In any assessment, it is also necessary to differentiate between the electorate, the parliament, the government and the majority party. Pressures upon the South African people, to induce them to support some alternative set of policies, may be a rational undertaking-though politically not very sophisticated. Pressures upon the South African Government, to induce it to pursue policies not accepted by the people, would be less sophisticated and certainly less rational. To inveigh against a government for not attempting the politically impracticable may be emotionally rewarding. But it is otherwise rather pointless-particularly when it results in strengthening rather than weakening that government's position at home. If outside pressures are to produce in South Africa the allegedly needed "change of heart," it is in the electorate and not simply in the government that that change must be effected. If integration, against which the Tomlinson Commission gave warning, is, as it appears to be, the only thing that the world will accept, it is on the few local advocates of integration that the world must rest its hopes. There is little realism in supposing that, in a country whose constitution is based upon the Westminster model, the government could in deference to foreign pressures adopt a principle whose exponents have almost without exception lost their deposits when running for a parliament seat. It is true that at the last election some 70,000 voters supported the Progressive Party, which now has one member in the House; but, except as proving that political opinion in South Africa is sufficiently free, this could not in itself give much encouragement to those who want an early change.

Different policies might be adopted tomorrow, but at present it is separate development that is being tried. To understand it, one must, of course, examine it in its historical and sociological context; for to study apartheid in the abstract would be as inept as to study the policy of desegregation in the United States in the same restricted manner.

"Ours," declared George Kennan in referring to the defensive nationalism of the American people, "is not the imperial frame of mind." At the root of the separate development program lies the nationalism, equally defensive, of the Afrikaner volk. It is indeed an error to see apartheid as expressive only of an attitude of the white man toward the black. For nationalism as such is not a question of color feeling, and it is nationalism, rather than racialism, that the honest inquirer has basically to comprehend. In the first place the nationalism we are speaking of is not that of all South African white people. Rather it is the nationalism of the Afrikaner volk, a majority indeed, but by no means the whole, of the enfranchised population. It is easy for the foreigner to deride a nationalism which he does not share; but nowhere in human history has nationalism ever been destroyed by foreign scorn. Admittedly, Afrikaner nationalism is a form of collective selfishness; but to say this is simply to say that it is an authentic case of nationalism. For what is nationalism anywhere if not collective self-love? What underlies apartheid is at bottom an attitude not toward the black man, but toward the forefathers -- and the future -- of the Afrikaner people. It is to these that a responsibility is felt. to conserve a cultural heritage in defense of which white men fought against white men from 1899 to 1902.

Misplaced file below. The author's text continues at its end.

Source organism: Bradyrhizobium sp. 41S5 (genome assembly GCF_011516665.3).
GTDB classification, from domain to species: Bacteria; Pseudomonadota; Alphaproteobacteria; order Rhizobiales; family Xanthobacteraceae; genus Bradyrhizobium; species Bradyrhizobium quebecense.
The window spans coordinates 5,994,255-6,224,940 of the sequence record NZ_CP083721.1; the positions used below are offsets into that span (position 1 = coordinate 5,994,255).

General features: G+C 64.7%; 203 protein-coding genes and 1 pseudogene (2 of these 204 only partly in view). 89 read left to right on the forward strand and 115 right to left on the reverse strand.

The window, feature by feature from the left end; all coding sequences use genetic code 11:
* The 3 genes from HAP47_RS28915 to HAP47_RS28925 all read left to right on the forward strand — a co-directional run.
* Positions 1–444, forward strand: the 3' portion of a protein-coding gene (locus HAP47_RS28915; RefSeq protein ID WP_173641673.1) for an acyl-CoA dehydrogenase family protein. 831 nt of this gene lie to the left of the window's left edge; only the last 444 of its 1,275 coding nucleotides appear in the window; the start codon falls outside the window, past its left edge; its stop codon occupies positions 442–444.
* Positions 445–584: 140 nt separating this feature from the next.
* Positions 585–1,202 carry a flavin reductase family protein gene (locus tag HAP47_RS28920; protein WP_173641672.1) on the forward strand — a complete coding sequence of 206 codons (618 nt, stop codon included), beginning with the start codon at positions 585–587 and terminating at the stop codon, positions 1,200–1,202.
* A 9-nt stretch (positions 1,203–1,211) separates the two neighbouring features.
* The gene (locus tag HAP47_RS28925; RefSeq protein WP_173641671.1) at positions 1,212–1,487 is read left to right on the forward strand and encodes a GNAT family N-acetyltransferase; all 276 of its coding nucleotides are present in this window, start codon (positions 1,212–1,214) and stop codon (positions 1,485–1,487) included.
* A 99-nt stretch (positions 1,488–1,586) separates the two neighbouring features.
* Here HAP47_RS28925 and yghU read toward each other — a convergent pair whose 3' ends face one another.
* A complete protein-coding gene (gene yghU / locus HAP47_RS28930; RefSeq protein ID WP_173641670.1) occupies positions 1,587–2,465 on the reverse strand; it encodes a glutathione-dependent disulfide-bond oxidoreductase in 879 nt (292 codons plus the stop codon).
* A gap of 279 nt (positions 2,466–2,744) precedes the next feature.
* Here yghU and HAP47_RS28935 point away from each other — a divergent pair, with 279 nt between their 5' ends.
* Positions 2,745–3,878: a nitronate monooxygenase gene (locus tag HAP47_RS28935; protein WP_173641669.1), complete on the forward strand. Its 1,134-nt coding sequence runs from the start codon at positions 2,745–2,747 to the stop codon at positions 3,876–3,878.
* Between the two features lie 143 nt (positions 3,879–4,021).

In a parliamentary political system it is always possible that the electorate may be persuaded to withdraw its support from a particular party. What is well nigh inconceivable, however, and presumably without example, is that a party should abandon its constitutive principles at a time when these principles are winning it ever increasing support at the polls, The apartheid program is the program of a particular party-the National Party; and it is germane to reflect in what circumstances that party had its birth.